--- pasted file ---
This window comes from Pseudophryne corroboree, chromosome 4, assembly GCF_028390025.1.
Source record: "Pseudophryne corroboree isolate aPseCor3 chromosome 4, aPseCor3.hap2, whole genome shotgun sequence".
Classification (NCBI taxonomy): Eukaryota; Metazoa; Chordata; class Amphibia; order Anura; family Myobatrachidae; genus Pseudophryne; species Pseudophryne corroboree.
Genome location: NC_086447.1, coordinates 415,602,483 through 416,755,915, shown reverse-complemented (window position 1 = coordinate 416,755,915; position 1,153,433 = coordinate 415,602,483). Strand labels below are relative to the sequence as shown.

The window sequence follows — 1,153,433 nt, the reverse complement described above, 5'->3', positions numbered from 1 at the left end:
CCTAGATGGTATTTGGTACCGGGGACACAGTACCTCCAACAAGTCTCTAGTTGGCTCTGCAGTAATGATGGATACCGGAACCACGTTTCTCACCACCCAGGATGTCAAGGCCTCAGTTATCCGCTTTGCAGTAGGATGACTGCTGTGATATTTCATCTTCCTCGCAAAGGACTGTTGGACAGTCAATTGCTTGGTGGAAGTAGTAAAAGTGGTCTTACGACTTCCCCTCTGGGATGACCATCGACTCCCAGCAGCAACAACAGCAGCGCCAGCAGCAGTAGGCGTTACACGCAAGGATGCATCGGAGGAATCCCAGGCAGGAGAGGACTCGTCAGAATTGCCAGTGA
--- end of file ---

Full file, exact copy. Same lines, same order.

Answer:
This window comes from Pseudophryne corroboree, chromosome 4, assembly GCF_028390025.1.
Source record: "Pseudophryne corroboree isolate aPseCor3 chromosome 4, aPseCor3.hap2, whole genome shotgun sequence".
Classification (NCBI taxonomy): Eukaryota; Metazoa; Chordata; class Amphibia; order Anura; family Myobatrachidae; genus Pseudophryne; species Pseudophryne corroboree.
Genome location: NC_086447.1, coordinates 415,602,483 through 416,755,915, shown reverse-complemented (window position 1 = coordinate 416,755,915; position 1,153,433 = coordinate 415,602,483). Strand labels below are relative to the sequence as shown.

The window sequence follows — 1,153,433 nt, the reverse complement described above, 5'->3', positions numbered from 1 at the left end:
CCTAGATGGTATTTGGTACCGGGGACACAGTACCTCCAACAAGTCTCTAGTTGGCTCTGCAGTAATGATGGATACCGGAACCACGTTTCTCACCACCCAGGATGTCAAGGCCTCAGTTATCCGCTTTGCAGTAGGATGACTGCTGTGATATTTCATCTTCCTCGCAAAGGACTGTTGGACAGTCAATTGCTTGGTGGAAGTAGTAAAAGTGGTCTTACGACTTCCCCTCTGGGATGACCATCGACTCCCAGCAGCAACAACAGCAGCGCCAGCAGCAGTAGGCGTTACACGCAAGGATGCATCGGAGGAATCCCAGGCAGGAGAGGACTCGTCAGAATTGCCAGTGA